A coupler, indicated generally at 34, is shown as comprising a head 36 having a shank 38 extending rearwardly therefrom, through the strikercasting opening 16 and into the pocket 28 of the yoke. As best seen in FIGURE 3, a medial portion 40 of the shank which is located in substantial vertical alignment with the striker casting 14 is preferably cylindrical in section, while the rear end 42 of the shank is preferably rectangular in transverse vertical section and has extending vertically therethrough a pin hole 44.

Rotatably mounted within yoke pocket 28 is a connecting member or collar 46 which presents a generally cylin- 3, l @4,91 7 Patented Sept. 17, 1963 drical outer surface 47 engageable with the cylindrical internal surface 30 of pocket 28. The collar 46 has extending longitudinally therethrough a generally rectangular opening 48 adapted to receive the rear end 42 of the coupler shank. The collar also has extending vertically therethrough a pin hole 50 adapted for vertical alignment with the pin hole 44 of the coupler shank when the latter is disposed within the collar so the collar and shank may be pivotally interconnected by a pin 52.

Disposed within the yoke 20 between the arms 122 is a draft gear 54 which may be of any desired type. The draft gear is positioned between the yoke rear wall 24 and a follower 56 which is interposed between the forward end of the draft gear and the rearward end of the coupler shank, in a conventional manner, for engagement with stop lugs (not shown) presented by the draft gear housing.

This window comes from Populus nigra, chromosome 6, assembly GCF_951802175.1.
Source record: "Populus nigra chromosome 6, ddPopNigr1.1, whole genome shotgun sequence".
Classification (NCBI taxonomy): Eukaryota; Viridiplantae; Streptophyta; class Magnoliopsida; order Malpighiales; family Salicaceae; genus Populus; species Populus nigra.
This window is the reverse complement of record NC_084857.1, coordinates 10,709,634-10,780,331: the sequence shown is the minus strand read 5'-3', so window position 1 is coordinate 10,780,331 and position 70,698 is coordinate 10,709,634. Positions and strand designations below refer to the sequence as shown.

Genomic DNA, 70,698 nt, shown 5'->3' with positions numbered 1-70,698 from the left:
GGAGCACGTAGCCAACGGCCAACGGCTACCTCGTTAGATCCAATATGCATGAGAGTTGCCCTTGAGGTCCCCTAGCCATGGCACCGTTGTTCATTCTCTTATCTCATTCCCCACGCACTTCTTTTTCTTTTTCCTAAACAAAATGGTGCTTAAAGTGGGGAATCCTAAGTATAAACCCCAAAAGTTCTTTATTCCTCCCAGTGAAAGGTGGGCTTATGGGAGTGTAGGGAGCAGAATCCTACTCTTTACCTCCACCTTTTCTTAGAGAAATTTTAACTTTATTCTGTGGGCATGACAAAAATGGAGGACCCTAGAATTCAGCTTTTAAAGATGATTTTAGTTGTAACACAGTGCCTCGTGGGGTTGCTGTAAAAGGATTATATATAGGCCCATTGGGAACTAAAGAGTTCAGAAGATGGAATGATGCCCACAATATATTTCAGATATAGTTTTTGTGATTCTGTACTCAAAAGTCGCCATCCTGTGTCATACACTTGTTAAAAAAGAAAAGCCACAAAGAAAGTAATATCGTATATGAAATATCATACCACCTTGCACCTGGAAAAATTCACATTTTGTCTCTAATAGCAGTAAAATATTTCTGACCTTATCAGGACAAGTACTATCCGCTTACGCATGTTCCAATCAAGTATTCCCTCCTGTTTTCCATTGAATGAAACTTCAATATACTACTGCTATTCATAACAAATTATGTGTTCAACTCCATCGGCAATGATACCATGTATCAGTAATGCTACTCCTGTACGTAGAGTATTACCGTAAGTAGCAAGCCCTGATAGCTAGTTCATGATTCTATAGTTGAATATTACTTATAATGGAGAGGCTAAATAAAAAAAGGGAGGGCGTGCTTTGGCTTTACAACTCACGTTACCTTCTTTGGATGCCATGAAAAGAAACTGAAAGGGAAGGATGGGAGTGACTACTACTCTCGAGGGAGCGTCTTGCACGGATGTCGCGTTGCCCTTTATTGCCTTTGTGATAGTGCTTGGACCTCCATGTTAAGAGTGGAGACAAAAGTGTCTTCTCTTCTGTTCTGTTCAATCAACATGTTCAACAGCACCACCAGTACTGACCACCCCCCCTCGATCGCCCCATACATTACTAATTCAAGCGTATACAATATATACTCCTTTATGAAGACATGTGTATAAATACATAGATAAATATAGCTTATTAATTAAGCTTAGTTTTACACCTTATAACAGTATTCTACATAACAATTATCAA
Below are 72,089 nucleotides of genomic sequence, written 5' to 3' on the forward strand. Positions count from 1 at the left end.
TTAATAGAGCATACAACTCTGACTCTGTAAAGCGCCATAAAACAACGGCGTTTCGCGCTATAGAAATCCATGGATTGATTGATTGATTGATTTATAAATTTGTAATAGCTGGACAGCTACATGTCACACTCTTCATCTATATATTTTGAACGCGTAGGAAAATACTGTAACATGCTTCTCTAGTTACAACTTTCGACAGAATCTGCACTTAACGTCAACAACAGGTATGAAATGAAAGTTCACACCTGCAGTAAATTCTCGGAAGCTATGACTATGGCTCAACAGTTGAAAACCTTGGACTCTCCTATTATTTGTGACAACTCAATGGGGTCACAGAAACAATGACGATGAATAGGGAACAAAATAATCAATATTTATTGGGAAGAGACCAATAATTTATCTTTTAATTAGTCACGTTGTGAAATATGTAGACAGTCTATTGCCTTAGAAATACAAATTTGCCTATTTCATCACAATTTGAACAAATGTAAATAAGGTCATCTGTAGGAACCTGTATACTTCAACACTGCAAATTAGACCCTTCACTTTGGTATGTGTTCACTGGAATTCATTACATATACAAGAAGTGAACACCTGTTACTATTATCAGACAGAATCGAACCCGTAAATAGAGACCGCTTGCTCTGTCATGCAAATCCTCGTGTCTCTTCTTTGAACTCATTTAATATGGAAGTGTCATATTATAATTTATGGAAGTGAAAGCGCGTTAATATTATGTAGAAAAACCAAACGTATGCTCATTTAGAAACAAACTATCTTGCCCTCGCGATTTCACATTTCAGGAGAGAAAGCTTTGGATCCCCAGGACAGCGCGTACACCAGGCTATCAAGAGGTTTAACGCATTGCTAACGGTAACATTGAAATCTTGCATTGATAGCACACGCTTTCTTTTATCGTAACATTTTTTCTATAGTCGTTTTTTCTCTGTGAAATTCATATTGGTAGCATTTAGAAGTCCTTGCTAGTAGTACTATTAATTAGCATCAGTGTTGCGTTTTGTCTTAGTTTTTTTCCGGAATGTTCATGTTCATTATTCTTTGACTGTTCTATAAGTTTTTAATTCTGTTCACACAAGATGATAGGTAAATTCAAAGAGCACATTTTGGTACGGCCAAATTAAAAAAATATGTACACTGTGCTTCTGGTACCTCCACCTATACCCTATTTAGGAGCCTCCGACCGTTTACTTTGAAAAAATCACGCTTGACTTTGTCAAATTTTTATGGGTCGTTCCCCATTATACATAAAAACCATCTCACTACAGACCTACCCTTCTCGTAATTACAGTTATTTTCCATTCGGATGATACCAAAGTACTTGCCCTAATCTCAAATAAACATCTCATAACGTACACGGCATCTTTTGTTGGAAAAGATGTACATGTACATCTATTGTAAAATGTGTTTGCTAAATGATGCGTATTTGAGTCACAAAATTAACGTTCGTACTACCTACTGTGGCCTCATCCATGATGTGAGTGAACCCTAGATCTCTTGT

The striker casting 14 is shown as comprising spaced side walls 60 interconnected at their upper ends by a top wall 62.

Disposed between the lower ends of the side walls 60 of the striker casting is a generally elongated transversely extending coupler carrier iron 64 which, as best seen in FIGURE 2, is somewhat rectangular in transverse vertical section and which has an opening 66 extending longitudinally between the end walls of the carrier, said opening being reduced in the end walls to form a round hole for bolt 70. The roof `68 of the opening `66 is preferably concavely arcuate, as seen in FIGURE 2.

The coupler carrier iron may be connected to the striker casting by means of a nut and bolt assembly 7), which extends through aligned holes of the striker legs 60, a best seen in FIGURE 3. The upper portion of the carrier iron includes a preferably flat horizontal table or shelf 72, as best seen in FIGURE 2, having flanges 74 which extend outwardly over the main portion of the carrier iron.

As best seen in FIGURE 2, there is mounted on the carrier iron a movable member or saddle 76 which is provided with a pair of depending arms or flanges 78 having longitudinally extending horizontal grooves 80 adapted for receipt of the anges 74 of the carrier iron. Suicient clearance may be provided between the flanges of the saddle and carrier iron to permit the saddle to slide back and forth on carrier iron, longitudinally thereof and transversely with the coupler which rests upon upper surface 32 of the saddle. As best seen in FIGURES 3 and 4 the upper portion of saddle 76 is curved so as to present an upwardly facing concave bearing surface SZ to rotatably receive and support the cylindrical journal p0rtion 40 of the coupler shank 38. In order to permit the shank to angle horizontally about the vertical axis of the pin 52 the upper corners, front and rear of the saddle are preferably recessed, as at 84. The radius forming the concaveV surface 82 is also purposely made somewhat larger than the radius forming cylindrical part of shank 40 to allow for horizontal angling of coupler.